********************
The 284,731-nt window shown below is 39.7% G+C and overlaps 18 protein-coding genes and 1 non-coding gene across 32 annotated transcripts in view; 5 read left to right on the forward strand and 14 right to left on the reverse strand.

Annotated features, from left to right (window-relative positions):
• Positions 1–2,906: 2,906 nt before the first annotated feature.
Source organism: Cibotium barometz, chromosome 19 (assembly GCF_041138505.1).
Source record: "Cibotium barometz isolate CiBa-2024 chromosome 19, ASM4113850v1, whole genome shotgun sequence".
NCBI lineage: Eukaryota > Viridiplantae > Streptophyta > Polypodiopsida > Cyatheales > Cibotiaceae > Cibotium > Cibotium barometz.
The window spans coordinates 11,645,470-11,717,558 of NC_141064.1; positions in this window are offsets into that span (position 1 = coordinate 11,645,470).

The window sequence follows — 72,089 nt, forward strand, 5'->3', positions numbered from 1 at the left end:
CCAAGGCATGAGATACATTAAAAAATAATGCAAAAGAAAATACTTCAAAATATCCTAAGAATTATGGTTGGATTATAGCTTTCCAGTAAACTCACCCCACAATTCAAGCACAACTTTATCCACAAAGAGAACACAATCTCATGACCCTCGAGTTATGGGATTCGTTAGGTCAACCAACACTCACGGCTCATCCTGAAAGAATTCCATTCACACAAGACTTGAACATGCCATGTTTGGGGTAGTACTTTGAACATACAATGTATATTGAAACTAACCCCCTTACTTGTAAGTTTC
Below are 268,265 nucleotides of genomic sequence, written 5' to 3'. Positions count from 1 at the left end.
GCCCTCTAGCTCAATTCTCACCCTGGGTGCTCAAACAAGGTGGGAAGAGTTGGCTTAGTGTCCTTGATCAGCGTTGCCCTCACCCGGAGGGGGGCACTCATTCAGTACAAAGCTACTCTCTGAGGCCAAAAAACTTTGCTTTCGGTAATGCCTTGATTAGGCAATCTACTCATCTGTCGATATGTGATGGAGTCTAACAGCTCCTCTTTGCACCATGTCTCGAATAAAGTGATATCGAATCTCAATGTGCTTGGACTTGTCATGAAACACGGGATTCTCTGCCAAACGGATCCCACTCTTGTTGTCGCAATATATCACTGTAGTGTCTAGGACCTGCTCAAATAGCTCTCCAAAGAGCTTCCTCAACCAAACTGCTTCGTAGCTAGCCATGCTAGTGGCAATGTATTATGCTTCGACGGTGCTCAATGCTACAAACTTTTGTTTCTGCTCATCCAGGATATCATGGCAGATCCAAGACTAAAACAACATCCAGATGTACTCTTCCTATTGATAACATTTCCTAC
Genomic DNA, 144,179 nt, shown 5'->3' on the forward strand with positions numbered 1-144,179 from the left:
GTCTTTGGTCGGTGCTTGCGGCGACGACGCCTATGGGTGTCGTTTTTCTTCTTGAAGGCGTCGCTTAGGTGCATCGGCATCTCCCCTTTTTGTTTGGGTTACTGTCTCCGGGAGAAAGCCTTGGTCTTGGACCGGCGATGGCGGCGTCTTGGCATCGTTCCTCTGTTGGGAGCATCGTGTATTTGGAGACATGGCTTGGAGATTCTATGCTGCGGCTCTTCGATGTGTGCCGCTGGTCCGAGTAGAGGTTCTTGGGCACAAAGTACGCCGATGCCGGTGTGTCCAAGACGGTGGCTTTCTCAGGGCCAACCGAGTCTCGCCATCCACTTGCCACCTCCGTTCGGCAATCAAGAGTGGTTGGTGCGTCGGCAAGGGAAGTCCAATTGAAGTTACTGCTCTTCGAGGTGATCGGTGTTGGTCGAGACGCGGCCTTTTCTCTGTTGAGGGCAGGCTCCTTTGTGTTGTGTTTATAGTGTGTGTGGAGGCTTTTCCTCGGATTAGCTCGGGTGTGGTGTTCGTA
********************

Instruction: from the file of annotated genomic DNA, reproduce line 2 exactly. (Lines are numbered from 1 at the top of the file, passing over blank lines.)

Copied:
Annotated features, from left to right (window-relative positions):